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I was chatting with my boss and asking him about the correct way of reporting my working hours. I realized that I don't know what kind of article I should use in my question.

  • George, what is ['a/'the'/'zero article'] correct way of reporting my working time?

Which article would be right here and why?

Intuitively, I think it should be 'the' because the question describes something unique (though in fact I used the indefinite article 'a'). How could this question be rephrased to use each of the articles (the, a/an, zero article)?

Can you recommend some grammar resources for reading about articles? Feel free to give me some general advice how to become more familiar this part of English grammar.

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  • What language are you coming from, that you don't know which article to use there? Broadly, Western European languages, such as English, French and German do and Eastern European languages do not use articles. The issue is hugely confused by the fact that all those languages do use 'determiners' which serve exactly the same function as 'articles' but articles are not to be treated as determiners. Duh! Again, please, what language are you coming from? Jan 24, 2023 at 23:11
  • @RobbieGoodwin, hey Robbie, i am coming from Ukrainian language. We do not have articles at all. Jan 26, 2023 at 11:31
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    In English, we can never use 'from Ukrainian language'; only either 'from Ukrainian' or 'from the Ukrainian language.' Surely, Ukrainian doesn't have articles as such and ignoring 'that', 'these’ and 'those' how does ‘this Ukrainian language' sound to you? Jan 26, 2023 at 23:43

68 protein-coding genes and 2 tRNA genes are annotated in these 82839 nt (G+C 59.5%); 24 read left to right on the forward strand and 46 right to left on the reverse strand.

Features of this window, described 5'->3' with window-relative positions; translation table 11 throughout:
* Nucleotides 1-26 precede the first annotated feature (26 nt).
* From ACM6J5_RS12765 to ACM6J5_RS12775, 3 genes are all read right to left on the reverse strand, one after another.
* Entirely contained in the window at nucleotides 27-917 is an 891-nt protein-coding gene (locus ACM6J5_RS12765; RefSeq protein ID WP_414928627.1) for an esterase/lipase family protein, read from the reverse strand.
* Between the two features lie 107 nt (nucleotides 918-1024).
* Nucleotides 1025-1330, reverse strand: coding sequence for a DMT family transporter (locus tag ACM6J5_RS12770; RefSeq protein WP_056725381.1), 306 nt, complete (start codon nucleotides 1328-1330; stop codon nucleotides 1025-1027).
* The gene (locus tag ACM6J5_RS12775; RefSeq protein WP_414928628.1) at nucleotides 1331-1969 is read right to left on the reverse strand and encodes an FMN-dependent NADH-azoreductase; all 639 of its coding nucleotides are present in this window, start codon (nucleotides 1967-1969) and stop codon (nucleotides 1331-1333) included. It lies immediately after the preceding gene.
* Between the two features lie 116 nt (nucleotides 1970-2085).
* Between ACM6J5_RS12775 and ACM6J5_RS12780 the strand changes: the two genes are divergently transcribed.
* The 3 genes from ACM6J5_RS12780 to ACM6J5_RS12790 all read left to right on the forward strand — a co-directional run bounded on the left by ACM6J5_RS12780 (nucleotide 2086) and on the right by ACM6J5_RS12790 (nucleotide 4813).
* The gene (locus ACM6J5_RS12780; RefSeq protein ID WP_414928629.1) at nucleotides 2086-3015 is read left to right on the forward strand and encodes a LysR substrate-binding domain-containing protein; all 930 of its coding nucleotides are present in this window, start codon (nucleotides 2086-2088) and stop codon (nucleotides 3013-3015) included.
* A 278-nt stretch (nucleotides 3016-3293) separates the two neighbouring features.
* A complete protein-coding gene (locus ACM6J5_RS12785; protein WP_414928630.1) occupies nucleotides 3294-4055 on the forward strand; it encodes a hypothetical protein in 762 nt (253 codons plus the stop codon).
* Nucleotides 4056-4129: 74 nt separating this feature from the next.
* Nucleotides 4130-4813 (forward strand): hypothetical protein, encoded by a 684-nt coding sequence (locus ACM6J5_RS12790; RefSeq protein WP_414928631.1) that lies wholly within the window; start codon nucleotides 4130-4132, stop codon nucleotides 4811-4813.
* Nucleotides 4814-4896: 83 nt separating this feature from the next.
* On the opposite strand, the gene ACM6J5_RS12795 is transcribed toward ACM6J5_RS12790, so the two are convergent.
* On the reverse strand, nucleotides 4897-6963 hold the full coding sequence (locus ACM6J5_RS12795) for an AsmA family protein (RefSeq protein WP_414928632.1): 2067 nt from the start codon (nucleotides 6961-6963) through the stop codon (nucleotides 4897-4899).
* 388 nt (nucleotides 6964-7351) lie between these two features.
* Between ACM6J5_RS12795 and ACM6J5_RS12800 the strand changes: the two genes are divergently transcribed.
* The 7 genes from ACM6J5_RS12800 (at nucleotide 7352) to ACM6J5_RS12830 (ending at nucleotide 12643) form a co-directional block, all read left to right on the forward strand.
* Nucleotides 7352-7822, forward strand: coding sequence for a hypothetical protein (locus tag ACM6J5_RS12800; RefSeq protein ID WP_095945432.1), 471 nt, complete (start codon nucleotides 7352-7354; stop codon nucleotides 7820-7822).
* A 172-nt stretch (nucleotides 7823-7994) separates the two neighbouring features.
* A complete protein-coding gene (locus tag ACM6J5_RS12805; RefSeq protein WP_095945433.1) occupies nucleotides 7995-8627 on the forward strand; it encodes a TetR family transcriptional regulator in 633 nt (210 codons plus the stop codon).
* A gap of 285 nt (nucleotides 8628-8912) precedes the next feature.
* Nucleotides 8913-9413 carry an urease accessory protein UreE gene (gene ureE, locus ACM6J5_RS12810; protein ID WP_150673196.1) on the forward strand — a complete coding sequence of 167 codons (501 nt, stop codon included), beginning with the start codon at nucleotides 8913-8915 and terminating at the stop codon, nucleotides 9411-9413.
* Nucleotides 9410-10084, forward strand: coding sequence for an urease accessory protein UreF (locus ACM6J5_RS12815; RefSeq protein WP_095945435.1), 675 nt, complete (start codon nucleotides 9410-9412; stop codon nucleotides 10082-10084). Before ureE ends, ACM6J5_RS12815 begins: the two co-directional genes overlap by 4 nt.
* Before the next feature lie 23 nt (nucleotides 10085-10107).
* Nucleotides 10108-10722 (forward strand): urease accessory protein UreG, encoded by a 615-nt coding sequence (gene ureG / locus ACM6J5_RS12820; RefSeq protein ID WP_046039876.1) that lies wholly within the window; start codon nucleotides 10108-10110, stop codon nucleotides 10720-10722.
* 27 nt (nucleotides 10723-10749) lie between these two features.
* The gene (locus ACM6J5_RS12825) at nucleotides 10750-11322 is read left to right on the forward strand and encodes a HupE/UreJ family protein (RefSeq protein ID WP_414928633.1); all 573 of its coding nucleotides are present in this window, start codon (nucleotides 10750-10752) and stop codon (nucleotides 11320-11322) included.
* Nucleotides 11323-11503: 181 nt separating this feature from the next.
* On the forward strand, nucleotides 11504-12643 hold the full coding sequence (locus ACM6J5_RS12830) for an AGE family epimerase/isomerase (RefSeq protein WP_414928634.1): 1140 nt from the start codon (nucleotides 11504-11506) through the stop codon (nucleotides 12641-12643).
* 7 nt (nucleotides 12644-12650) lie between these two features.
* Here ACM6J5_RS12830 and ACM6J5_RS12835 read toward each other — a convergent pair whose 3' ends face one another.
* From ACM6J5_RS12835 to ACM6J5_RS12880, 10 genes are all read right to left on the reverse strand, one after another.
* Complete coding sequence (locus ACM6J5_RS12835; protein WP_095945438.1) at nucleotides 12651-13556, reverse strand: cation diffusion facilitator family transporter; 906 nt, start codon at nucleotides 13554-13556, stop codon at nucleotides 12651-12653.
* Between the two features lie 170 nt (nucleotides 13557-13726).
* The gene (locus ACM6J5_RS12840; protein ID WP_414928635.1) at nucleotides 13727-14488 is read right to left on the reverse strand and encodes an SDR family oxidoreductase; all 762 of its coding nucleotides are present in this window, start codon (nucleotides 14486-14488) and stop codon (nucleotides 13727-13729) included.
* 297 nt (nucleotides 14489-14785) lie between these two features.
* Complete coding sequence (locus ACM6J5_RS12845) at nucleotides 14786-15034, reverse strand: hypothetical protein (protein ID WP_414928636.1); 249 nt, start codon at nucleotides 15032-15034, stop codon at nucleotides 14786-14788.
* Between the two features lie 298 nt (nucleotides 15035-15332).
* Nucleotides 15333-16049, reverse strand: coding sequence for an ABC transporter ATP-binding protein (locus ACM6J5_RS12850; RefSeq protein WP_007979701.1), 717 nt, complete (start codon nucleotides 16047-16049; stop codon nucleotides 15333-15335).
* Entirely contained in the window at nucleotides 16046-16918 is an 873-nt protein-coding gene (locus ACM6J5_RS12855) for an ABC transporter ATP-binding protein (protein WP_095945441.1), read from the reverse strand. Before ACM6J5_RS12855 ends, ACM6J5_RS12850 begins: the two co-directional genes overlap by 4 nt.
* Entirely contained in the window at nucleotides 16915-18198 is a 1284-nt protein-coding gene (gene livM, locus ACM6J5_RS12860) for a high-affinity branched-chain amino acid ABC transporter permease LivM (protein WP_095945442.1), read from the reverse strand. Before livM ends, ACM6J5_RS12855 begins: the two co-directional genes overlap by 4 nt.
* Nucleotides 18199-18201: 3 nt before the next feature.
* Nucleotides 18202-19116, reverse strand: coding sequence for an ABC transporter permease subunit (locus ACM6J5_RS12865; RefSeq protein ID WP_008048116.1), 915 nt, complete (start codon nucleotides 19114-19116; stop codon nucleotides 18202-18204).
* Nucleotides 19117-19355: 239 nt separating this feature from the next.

• @RobbieGoodwin 'this Ukrainian language' sounds a bit weird to me. It sounds like the speaker wants to emphasize it, like there is more that one Ukrainian language and he means some specific variant of it. In Ukraine we just don't say like that. We just say 'Ukrainian' or 'Ukrainian language' and know there's just one single lang. Jan 27, 2023 at 11:11
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    Yes but ‘this’ isn’t an article… it’s a demonstrative determiner, like ’that, these, those, which etc’ so prescriptively ‘This Ukrainian language’ won’t work. ’This' is an example I had in mind, precisely because it’s used to single one out of several so descriptively ‘This Ukrainian language’ won’t work. Is 'this chair' weird, or 'that table'? Do ‘those knives, these forks or the other spoons' not work in Ukrainian? Articles have no apparent purpose in English, but I suggest they'll be easier to grasp as 'extra determiners' rather than anything alien, or even different. Jan 27, 2023 at 18:03

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If there is a unique correct way, then "the correct way".

If there are several different ways, all of which are "correct" then "a correct way"

The correct way to spell "correct" is C-O-R-R-E-C-T.

A correct way to spell "OK" is O-K-A-Y, but it is also correct to spell it O-K

In your case you would need to make a judgement: is there one correct way, or could there be more than one.